Photo: Courtesy of PSI.org
Yingzi—A Young Woman on a Mission
Yingzi left home at 13 with a hope of making money for her farming family in rural Jinping County, Yunnan Province, China. Her friends told her she should go to a big city to find work. So when she had the opportunity to leave Jinping, Yingzi made her move. She went to Mengzi City.
When she first arrived, Yingzi took various jobs in restaurants and clothing shops and as a nanny. But with a salary of 400 or 500 yuan a month, she couldn't afford to eat well and still support her family. When she was 16, she decided to get a job at a karaoke bar, or a KTV, as they're commonly known. Karaoke bars in China are at the heart of the country's sex industry. Customers are usually groups of men who want to sing and drink in the company of young women.
"Looking back, I think the friends that told me to come to Mengzi were sex workers, but when I first arrived, I didn't know what they were doing," Yingzi says. "In the beginning, I didn't do sex work. But later, for economic reasons and because my family was poor, I started to."
It wasn't long before Yingzi realized the risks associated with living life as a sex worker. She saw many girls, some as young as 15 years old, with reproductive health problems, including severe abdominal pain. Like Yingzi, they had no family members around who could take them to the hospital for treatment. "Knowing these women's health conditions made me realize how hard life can be."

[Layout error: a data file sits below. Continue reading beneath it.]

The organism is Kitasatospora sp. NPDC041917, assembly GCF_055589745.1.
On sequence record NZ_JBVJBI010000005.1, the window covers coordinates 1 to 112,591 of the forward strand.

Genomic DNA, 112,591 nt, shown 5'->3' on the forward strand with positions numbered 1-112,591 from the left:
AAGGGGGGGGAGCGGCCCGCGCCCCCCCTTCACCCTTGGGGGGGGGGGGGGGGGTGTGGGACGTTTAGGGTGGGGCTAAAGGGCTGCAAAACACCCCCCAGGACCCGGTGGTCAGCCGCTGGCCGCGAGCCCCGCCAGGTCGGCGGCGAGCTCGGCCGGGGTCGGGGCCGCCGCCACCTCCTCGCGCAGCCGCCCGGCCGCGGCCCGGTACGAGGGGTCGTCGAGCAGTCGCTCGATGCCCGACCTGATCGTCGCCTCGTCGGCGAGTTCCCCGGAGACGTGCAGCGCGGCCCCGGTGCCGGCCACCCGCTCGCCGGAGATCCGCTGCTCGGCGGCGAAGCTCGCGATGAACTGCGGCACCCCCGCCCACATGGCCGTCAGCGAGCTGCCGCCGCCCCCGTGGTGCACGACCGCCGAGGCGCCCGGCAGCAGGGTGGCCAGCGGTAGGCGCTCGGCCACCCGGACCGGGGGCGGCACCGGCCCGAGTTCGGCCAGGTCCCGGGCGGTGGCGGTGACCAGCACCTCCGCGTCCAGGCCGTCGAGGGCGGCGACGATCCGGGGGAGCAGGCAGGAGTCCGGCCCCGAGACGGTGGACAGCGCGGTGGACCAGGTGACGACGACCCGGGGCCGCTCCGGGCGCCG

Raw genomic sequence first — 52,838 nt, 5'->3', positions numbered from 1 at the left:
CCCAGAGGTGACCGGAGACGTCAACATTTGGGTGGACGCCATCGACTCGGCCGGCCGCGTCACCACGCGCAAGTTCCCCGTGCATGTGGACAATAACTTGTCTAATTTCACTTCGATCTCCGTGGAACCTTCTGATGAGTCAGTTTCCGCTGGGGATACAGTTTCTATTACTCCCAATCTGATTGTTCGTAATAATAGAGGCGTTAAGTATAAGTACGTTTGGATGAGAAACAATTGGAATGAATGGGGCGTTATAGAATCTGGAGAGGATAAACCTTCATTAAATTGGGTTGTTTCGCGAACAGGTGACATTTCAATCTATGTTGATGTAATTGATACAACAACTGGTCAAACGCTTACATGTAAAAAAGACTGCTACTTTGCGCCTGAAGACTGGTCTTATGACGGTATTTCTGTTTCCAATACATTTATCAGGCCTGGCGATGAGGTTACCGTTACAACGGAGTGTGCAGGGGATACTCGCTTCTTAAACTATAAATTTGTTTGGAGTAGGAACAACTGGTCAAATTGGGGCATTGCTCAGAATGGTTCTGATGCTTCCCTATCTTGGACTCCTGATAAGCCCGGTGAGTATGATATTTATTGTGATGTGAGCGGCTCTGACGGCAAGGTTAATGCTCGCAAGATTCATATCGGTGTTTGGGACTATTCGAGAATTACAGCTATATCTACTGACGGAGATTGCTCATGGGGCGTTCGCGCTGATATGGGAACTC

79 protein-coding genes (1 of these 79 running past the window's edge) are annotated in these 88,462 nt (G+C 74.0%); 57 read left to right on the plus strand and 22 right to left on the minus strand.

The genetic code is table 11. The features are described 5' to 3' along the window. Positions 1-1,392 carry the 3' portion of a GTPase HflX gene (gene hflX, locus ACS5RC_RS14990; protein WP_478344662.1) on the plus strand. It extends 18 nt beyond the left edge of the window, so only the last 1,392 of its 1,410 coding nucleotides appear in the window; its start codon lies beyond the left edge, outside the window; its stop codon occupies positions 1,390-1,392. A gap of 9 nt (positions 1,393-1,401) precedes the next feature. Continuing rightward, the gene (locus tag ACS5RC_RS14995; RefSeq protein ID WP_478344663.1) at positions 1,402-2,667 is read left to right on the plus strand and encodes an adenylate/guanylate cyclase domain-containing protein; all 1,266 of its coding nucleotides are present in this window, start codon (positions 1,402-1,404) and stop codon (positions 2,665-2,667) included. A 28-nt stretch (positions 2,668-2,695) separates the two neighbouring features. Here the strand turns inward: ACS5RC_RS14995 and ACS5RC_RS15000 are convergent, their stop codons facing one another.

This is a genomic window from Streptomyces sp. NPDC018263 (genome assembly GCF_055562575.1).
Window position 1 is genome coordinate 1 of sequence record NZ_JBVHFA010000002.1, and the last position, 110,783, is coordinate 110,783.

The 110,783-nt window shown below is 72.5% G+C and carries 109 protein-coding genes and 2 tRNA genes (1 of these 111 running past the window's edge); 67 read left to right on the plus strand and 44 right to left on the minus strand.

In 2009, Yingzi got acquainted with PSI through the Mengzi Sisterhood Health Home (SHH), a drop-in center for female sex workers that was launched in August 2005 as a focal site for PSI's outreach program. In December 2009, Yingzi became a part-time staff member at PSI/China.
Yingzi does outreach work in brothels and KTVs. She also works at SHH as a peer educator. The program, funded by the U.S. Agency for International Development, reaches female sex workers, a particularly vulnerable population in Mengzi, through quality outreach and interpersonal communication methods. HIV prevention activities are peer-based using carefully tailored behavior change messages that are evidence-based and determined through exhaustive research. SHH provides free checkups for sexually transmitted infections (STIs) by a local doctor, who can also make referrals for other testing and/or treatments at the local maternal and child health hospital.
After working in the sex industry for several years, Yingzi has come a long way. As a PSI/China peer educator, she has not only learned how to protect her own health but is also actively engaged in helping her peers do the same for themselves. "I've learned a lot from working at PSI. Now I know about women's health, reproductive health and how to protect myself. Take condoms as an example. I used to not know how condoms could protect me. But I've learned a lot here, especially as a girl from a rural village. I think PSI is a good place."